And best of all for this expanding base of writers and photographers, social media has provided them with the one thing they most desire; an audience.

The audience waits patiently for the next Instagram photo...

The audience waits patiently for the next Instagram photo…

The Language Of The Lens…

I have more than a few friends who are professional photographers – it’s how they pay their bills. I empathize with them in this era when so many people are taking quality, if not world class photographs without much thought or experience. The smart phone has made it so that showing show up the right time is all one needs to do to take a great photo.

I often feel guilty, and sometimes foolish in suggesting that any of my photographs are worthy of a glance by the masses. Despite this, I use them in my blog regularly. When I do, I feel as though I am insulting those for whom photography is not just their craft, but their livelihood.

Exchanging photographs more frequently and via different medium is part of the evolution of how we communicate – it’s a form of language. Today we communicate with images at a rate much higher in proportion to written language than at any time in history. It has been suggested by some that within a few hundred years, images will have largely replaced language as the primary means of communication for our species.

My favorite Jhciacb photo.  Sunset Cliffs, San Diego.  iPhone set to mono...

My favorite Jhciacb photo. Sunset Cliffs, San Diego. iPhone set to mono…

Post Up…

Though writing as a form of communication may ultimately be on the decline, in this age published writers are on the increase. When I began fitness blogging in the early 2000s, I calculated that there we roughly 5,000 fitness blogs already established. Today I will suggest that number might be in the tens of thousands. Here’s the bad news; blogging isn’t just limited to fitness. I have no idea how many active blogs are now online, though I’m sure it’s in the tens of millions.

I can no longer recognize a valid publication or understand what distinguishes one.  If we consider every article or post that is available online to be a valid publication, then there are more active authors today than there were people alive during the middle-ages.

Professional Respect…

I am a professional fitness trainer and an amateur writer. As a professional trainer I am frequently frustrated by the amateur fitness trainers of social media who act as though they are professionals. Professionalism is a position one needs to earn their way into by way of the things that make one a professional; desire, education, failure, failure, failure, more failure, learning from failure, and time spent in position avoiding additional failure. I imagine professional photographers and writers experience similar frustration when they see amateur writers or photographers online behave as though they are worthy higher respect.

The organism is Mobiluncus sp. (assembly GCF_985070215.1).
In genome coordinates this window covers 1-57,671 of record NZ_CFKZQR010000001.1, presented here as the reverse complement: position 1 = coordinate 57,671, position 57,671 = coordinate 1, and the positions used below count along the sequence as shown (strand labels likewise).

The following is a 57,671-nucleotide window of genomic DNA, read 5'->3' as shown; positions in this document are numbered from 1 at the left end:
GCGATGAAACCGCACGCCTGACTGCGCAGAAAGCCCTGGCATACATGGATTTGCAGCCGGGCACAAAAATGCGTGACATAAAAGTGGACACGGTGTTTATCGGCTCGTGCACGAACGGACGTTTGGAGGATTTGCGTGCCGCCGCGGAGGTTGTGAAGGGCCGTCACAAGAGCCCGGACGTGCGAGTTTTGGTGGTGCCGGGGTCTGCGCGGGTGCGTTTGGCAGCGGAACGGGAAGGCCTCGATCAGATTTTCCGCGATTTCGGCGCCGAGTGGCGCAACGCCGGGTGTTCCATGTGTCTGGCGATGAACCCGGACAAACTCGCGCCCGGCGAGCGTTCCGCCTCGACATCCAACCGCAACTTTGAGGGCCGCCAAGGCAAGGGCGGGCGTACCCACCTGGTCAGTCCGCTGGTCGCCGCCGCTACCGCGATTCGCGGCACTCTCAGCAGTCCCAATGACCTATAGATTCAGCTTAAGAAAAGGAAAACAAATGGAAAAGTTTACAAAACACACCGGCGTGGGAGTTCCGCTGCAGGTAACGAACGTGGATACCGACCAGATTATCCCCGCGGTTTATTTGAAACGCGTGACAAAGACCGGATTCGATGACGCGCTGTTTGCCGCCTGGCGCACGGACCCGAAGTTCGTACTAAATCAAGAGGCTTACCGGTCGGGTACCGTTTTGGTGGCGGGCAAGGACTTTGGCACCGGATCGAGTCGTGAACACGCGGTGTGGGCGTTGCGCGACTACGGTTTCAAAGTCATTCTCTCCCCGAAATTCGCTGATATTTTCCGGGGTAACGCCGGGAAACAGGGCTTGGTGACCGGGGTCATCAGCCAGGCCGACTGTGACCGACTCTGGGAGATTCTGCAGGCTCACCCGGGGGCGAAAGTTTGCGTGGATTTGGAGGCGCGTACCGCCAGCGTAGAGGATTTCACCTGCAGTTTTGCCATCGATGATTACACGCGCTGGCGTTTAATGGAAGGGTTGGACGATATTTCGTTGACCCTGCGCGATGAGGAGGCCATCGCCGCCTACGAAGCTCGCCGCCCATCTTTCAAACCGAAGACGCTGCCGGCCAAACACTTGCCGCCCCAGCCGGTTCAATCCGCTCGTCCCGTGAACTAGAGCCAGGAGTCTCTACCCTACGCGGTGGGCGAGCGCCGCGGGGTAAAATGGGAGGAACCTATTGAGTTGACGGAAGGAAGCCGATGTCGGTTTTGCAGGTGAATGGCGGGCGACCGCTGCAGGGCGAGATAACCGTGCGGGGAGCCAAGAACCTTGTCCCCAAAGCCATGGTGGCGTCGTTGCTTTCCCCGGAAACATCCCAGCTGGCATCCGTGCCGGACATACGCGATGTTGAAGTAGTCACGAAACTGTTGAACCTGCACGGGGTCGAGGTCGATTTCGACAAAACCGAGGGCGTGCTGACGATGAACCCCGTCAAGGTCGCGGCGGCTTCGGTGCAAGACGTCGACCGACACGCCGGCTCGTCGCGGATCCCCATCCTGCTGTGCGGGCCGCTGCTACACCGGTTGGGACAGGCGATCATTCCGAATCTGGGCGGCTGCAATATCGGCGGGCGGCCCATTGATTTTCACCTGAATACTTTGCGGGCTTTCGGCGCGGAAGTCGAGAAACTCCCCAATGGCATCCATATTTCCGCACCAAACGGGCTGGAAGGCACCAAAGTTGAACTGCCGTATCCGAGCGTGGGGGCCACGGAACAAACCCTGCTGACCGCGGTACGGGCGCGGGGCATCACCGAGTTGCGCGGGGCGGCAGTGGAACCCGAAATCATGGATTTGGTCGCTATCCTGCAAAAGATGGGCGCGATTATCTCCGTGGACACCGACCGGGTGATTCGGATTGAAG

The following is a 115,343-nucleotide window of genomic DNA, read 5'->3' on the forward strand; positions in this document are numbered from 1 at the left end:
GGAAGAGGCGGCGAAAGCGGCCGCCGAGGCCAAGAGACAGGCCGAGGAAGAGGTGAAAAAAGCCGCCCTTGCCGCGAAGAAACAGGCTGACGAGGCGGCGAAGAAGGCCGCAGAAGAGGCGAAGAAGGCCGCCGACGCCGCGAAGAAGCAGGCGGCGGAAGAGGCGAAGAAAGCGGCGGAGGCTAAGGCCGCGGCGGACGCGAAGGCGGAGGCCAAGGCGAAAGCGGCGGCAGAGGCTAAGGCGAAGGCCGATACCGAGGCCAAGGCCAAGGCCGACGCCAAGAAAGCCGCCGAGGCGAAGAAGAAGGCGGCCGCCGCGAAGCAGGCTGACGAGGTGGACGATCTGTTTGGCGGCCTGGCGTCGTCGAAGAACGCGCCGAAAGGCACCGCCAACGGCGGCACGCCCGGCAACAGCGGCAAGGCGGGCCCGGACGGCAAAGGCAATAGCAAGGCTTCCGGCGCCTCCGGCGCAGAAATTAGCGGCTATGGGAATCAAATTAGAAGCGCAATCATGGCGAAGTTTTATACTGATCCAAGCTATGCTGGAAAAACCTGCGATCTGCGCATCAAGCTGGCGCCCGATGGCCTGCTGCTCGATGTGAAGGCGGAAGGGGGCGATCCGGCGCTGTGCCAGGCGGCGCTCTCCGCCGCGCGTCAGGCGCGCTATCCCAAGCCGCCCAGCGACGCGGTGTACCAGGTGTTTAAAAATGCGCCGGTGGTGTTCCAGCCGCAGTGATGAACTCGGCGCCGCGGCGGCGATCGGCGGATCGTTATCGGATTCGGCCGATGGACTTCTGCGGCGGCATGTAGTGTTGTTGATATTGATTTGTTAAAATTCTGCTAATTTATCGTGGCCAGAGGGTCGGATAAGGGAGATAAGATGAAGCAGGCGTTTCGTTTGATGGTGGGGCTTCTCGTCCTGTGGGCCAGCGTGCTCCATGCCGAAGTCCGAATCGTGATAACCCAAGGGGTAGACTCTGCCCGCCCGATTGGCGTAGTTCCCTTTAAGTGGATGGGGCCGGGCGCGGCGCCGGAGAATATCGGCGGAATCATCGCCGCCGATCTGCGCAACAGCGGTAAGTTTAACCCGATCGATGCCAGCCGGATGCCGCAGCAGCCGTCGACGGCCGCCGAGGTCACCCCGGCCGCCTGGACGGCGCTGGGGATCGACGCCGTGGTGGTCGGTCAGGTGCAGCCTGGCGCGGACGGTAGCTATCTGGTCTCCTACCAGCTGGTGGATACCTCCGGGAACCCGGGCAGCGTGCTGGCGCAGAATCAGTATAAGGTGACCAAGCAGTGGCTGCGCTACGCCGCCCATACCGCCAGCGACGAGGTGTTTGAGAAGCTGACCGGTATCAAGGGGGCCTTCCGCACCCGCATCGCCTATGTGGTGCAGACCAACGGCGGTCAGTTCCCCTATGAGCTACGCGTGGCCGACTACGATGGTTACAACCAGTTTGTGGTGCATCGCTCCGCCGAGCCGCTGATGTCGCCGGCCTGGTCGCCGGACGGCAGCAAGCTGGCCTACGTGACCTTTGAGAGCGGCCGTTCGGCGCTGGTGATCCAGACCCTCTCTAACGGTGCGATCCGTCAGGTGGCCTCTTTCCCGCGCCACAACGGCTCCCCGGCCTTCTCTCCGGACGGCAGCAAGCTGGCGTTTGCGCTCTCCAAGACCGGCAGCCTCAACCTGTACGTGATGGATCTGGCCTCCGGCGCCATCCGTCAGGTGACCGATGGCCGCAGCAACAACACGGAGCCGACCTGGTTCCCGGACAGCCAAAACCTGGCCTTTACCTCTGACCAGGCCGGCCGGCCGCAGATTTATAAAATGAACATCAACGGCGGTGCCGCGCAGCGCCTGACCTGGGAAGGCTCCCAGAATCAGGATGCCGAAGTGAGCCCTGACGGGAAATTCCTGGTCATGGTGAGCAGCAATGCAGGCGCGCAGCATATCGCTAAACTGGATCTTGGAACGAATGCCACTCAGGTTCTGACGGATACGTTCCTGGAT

What I look like when an online fitness enthusiast chimes in as an expert...

What I look like when an online fitness enthusiast chimes in as an expert…

Starting a blog or posting stunning photographs online does not make one a leader, an expert, or even legitimate presence in those areas, though it may be a good start. Amateurism often does lead to professionalism, but many amateur writers and photographers forget or never understand they are in the minor leagues.


Where Do We Go From Here…?

At what point, I wonder, will we be so saturated with images, words, and advancing technologies in support of the users that the professional photographer or writer no longer exists…? These crafts may become so diluted that they will no longer hold any meaning, and be as taken for granted as air, despite that they will be primary to the existence of all of our descendants.

With images or words, amateur or professional, the way we communicate as a species is changing in an exponential way. If our species does survive for tens of thousands of years more, a few things are likely:

  • We will be more closely tied to graphic imagery as form of language. In relation, our eyes will evolve to be larger and better able to process the imagery.
  • In the manipulation of the technologies to support imagery or language, GUI use will expand and button pushing will be even more primary in the use of these technologies. In relations, our fingers will evolve to be longer and more dexterous.
  • Since technology will have us communicating less or not at all orally, our mouths and ears will evolve to be much smaller.
  • Due to a profound increase in our intelligence over time, our brains will increase in size, and our heads will become top-heavy.
  • With technology taking a much larger role on behalf of our bodies, we will evolve to become a species more slight in stature.


Yes, I believe we are currently on the path to becoming our own alien visitors from the future, and that language, imagery, and the technologies which support them are playing a large part in this evolution.  This all must sound so unlikely, and so amusing – having been read on a fitness blog.  Be well… rc

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Please check back in a few weeks to see what happens when I hit the STOP button on the blender in my head. Oh, and there’s this from the Lime Spiders. Enjoy!!